Lessons from my kids – Vol. 1

Approx. reading time: 4 minutes

While we were driving the other day, my son asked me if we could watch a movie when we got home. The kids had already watched TV earlier in the day, so I wasn’t sure they should watch any more. I responded by saying, “I’m not sure right now, we’ll see about it.” He wasn’t a fan of the answer, so he proceeded to tell me, “Dad, you have until we get home to decide.” As I look back on it, I laugh. But initially I was dumbfounded. Then three thoughts hit me.

  1. You’ll have an answer when I’m good and ready.
  2. What he thinks is important isn’t the same as what I think is important for him.
  3. Just like my son did to me, we often we tell God what to do and when to have it done.

I love and delight in my children. I want to give them every good thing I can afford them. But sometimes that means saying no to a bad thing, so they can have something better. Watching TV isn’t inherently bad. But they get so little value from it that I would rather them play outside or appreciate what they already have.

As parents, we want something better for our children than their own immediate joy (or at least we should). We better understand the value of long-term joy versus short-term happiness. So it is with God. This is what Jesus had to say:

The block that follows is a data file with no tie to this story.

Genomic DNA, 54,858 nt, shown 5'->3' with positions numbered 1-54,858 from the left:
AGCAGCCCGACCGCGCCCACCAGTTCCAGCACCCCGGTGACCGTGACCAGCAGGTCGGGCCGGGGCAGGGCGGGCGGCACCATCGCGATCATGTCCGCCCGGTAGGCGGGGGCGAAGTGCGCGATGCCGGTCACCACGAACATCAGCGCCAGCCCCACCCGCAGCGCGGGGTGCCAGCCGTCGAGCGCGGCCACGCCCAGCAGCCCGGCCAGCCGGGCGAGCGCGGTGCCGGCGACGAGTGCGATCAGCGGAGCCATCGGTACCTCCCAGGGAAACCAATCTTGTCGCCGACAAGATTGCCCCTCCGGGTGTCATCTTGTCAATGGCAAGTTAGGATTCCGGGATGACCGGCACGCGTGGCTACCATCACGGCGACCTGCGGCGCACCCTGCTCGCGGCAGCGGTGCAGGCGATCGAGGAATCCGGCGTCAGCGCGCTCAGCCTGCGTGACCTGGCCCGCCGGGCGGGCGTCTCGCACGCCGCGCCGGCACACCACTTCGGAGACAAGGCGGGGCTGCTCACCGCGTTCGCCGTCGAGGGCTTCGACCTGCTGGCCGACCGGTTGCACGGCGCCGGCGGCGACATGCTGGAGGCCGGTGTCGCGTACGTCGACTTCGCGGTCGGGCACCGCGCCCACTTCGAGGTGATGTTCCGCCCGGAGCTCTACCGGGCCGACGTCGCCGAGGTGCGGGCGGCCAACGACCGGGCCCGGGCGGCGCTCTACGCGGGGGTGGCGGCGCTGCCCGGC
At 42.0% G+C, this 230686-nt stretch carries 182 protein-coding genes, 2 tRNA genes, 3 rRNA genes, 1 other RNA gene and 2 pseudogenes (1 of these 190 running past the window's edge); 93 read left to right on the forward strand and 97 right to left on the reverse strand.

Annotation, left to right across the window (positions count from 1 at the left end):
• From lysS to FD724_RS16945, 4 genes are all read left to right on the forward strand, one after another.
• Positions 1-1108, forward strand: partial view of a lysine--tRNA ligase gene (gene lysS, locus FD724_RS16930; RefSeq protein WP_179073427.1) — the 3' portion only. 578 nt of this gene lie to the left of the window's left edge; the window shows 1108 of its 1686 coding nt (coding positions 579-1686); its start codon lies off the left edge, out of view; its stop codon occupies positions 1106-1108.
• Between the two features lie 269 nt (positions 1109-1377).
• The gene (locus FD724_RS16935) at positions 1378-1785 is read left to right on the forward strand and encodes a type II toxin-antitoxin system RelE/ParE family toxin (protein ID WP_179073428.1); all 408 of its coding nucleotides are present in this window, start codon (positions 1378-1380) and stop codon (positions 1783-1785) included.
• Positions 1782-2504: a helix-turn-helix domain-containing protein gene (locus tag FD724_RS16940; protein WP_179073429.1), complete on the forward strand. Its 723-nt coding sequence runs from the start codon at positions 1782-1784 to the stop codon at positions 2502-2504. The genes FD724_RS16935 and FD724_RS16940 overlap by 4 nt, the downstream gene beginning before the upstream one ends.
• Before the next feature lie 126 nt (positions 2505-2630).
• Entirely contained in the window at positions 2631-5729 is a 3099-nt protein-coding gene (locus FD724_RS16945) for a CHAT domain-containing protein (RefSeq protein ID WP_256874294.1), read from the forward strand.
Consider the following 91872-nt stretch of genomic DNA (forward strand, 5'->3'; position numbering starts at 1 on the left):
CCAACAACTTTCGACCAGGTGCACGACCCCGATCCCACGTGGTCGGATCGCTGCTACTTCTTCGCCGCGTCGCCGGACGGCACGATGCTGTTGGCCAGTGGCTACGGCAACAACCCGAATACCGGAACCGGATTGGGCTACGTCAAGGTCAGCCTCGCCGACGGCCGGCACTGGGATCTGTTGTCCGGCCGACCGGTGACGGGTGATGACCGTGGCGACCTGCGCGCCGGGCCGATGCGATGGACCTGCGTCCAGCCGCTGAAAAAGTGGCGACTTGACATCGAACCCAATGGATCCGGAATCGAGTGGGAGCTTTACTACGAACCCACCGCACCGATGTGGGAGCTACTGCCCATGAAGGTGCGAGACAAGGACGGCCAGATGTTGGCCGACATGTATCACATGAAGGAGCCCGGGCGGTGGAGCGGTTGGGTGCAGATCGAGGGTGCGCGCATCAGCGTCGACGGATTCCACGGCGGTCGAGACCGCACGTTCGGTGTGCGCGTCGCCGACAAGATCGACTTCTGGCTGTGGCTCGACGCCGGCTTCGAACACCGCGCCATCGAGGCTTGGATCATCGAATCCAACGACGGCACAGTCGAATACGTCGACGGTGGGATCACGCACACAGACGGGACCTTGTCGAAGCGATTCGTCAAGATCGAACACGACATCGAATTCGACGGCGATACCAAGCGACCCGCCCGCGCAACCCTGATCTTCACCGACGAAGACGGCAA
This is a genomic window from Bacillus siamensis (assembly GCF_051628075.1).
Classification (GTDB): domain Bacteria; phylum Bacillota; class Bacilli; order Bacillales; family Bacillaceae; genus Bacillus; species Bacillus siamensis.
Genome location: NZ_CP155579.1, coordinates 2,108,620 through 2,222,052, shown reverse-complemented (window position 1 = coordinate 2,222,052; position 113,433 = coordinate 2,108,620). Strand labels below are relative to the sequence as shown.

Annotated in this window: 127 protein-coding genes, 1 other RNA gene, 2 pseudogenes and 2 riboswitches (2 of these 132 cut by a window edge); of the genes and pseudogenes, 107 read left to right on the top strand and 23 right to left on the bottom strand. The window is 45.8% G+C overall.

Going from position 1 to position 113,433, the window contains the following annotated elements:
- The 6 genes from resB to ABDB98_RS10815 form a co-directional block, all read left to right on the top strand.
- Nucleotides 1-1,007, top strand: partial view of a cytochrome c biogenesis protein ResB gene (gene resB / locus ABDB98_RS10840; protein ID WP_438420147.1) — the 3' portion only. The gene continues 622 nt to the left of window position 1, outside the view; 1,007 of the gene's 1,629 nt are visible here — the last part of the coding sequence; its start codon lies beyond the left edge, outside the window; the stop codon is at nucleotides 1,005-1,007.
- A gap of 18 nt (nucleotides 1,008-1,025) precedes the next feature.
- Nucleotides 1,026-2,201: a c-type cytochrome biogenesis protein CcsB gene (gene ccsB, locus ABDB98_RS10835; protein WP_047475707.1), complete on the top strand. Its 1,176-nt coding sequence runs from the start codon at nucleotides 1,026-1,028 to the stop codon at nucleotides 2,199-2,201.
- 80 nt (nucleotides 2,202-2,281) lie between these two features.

Which of you, if your son asks for bread, will give him a stone? Or if he asks for a fish, will give him a snake? If you, then, though you are evil, know how to give good gifts to your children, how much more will your Father in heaven give good gifts to those who ask him!
Matthew 7:9-11

God delights in and wants the best for you; though it may not always be what you think is the best for you. I fear too often we place our demands on him more than we ask him what he thinks is best. Why do you think that is? We must trust in and seek what God has for us, and when he says no, understand he has something more meaningful and beneficial in store for us.

This is just one of the hundreds of daily interactions I have with my kids that teach me more about God. I know I can’t be alone in this.

  • What are some ways God shows himself to you through your parental interactions? If you’re not a parent, perhaps with a niece/nephew or other child you know?
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